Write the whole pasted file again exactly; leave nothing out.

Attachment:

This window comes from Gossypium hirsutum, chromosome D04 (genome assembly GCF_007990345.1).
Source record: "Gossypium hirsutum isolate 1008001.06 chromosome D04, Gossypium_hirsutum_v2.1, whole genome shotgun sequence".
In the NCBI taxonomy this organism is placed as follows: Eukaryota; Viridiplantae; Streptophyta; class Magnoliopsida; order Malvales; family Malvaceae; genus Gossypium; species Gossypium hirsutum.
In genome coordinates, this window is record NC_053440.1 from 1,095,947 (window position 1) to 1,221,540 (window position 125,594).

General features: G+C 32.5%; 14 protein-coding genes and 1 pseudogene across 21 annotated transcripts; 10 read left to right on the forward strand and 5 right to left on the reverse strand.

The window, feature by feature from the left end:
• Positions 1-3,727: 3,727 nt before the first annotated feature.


This window comes from Gossypium hirsutum, chromosome D04 (genome assembly GCF_007990345.1).
Source record: "Gossypium hirsutum isolate 1008001.06 chromosome D04, Gossypium_hirsutum_v2.1, whole genome shotgun sequence".
In the NCBI taxonomy this organism is placed as follows: Eukaryota; Viridiplantae; Streptophyta; class Magnoliopsida; order Malvales; family Malvaceae; genus Gossypium; species Gossypium hirsutum.
In genome coordinates, this window is record NC_053440.1 from 1,095,947 (window position 1) to 1,221,540 (window position 125,594).

General features: G+C 32.5%; 14 protein-coding genes and 1 pseudogene across 21 annotated transcripts; 10 read left to right on the forward strand and 5 right to left on the reverse strand.

The window, feature by feature from the left end:
• Positions 1-3,727: 3,727 nt before the first annotated feature.